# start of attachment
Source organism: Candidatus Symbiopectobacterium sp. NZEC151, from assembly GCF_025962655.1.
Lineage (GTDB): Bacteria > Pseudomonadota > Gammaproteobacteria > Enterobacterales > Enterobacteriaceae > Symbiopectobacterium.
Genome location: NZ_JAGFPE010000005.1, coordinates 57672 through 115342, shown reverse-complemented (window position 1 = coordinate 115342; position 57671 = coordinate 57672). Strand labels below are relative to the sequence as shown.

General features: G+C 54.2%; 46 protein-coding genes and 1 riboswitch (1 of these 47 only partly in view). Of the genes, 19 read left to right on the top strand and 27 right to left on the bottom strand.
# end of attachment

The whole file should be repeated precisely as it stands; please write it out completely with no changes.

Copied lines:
Source organism: Candidatus Symbiopectobacterium sp. NZEC151, from assembly GCF_025962655.1.
Lineage (GTDB): Bacteria > Pseudomonadota > Gammaproteobacteria > Enterobacterales > Enterobacteriaceae > Symbiopectobacterium.
Genome location: NZ_JAGFPE010000005.1, coordinates 57672 through 115342, shown reverse-complemented (window position 1 = coordinate 115342; position 57671 = coordinate 57672). Strand labels below are relative to the sequence as shown.

General features: G+C 54.2%; 46 protein-coding genes and 1 riboswitch (1 of these 47 only partly in view). Of the genes, 19 read left to right on the top strand and 27 right to left on the bottom strand.